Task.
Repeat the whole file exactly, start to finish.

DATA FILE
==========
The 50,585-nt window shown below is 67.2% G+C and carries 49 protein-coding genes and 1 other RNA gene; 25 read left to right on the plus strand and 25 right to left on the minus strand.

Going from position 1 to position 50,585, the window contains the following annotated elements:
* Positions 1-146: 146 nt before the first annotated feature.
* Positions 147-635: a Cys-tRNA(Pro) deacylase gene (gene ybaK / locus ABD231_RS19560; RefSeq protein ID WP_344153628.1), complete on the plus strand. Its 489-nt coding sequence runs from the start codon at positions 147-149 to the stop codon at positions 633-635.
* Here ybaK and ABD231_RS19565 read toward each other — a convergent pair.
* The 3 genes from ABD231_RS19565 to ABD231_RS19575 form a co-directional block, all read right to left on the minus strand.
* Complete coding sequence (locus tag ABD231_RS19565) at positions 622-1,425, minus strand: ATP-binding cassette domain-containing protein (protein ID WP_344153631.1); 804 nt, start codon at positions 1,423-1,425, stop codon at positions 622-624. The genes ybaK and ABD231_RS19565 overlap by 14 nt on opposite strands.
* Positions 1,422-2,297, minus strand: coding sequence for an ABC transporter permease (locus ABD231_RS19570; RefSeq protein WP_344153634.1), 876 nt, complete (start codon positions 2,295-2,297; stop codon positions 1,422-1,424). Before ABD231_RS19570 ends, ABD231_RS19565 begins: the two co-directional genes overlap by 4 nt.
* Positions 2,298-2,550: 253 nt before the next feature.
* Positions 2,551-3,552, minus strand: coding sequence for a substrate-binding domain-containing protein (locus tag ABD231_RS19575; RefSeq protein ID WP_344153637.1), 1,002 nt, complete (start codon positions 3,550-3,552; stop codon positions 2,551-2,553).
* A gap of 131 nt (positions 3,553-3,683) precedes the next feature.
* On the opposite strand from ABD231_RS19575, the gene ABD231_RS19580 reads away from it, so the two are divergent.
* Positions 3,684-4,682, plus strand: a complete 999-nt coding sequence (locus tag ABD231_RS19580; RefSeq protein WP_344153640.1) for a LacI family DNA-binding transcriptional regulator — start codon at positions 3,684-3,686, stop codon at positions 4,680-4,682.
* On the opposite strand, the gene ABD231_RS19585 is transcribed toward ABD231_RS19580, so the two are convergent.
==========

The 50,585-nt window shown below is 67.2% G+C and carries 49 protein-coding genes and 1 other RNA gene; 25 read left to right on the plus strand and 25 right to left on the minus strand.

Going from position 1 to position 50,585, the window contains the following annotated elements:
* Positions 1-146: 146 nt before the first annotated feature.
* Positions 147-635: a Cys-tRNA(Pro) deacylase gene (gene ybaK / locus ABD231_RS19560; RefSeq protein ID WP_344153628.1), complete on the plus strand. Its 489-nt coding sequence runs from the start codon at positions 147-149 to the stop codon at positions 633-635.
* Here ybaK and ABD231_RS19565 read toward each other — a convergent pair.
* The 3 genes from ABD231_RS19565 to ABD231_RS19575 form a co-directional block, all read right to left on the minus strand.
* Complete coding sequence (locus tag ABD231_RS19565) at positions 622-1,425, minus strand: ATP-binding cassette domain-containing protein (protein ID WP_344153631.1); 804 nt, start codon at positions 1,423-1,425, stop codon at positions 622-624. The genes ybaK and ABD231_RS19565 overlap by 14 nt on opposite strands.
* Positions 1,422-2,297, minus strand: coding sequence for an ABC transporter permease (locus ABD231_RS19570; RefSeq protein WP_344153634.1), 876 nt, complete (start codon positions 2,295-2,297; stop codon positions 1,422-1,424). Before ABD231_RS19570 ends, ABD231_RS19565 begins: the two co-directional genes overlap by 4 nt.
* Positions 2,298-2,550: 253 nt before the next feature.
* Positions 2,551-3,552, minus strand: coding sequence for a substrate-binding domain-containing protein (locus tag ABD231_RS19575; RefSeq protein ID WP_344153637.1), 1,002 nt, complete (start codon positions 3,550-3,552; stop codon positions 2,551-2,553).
* A gap of 131 nt (positions 3,553-3,683) precedes the next feature.
* On the opposite strand from ABD231_RS19575, the gene ABD231_RS19580 reads away from it, so the two are divergent.
* Positions 3,684-4,682, plus strand: a complete 999-nt coding sequence (locus tag ABD231_RS19580; RefSeq protein WP_344153640.1) for a LacI family DNA-binding transcriptional regulator — start codon at positions 3,684-3,686, stop codon at positions 4,680-4,682.
* On the opposite strand, the gene ABD231_RS19585 is transcribed toward ABD231_RS19580, so the two are convergent.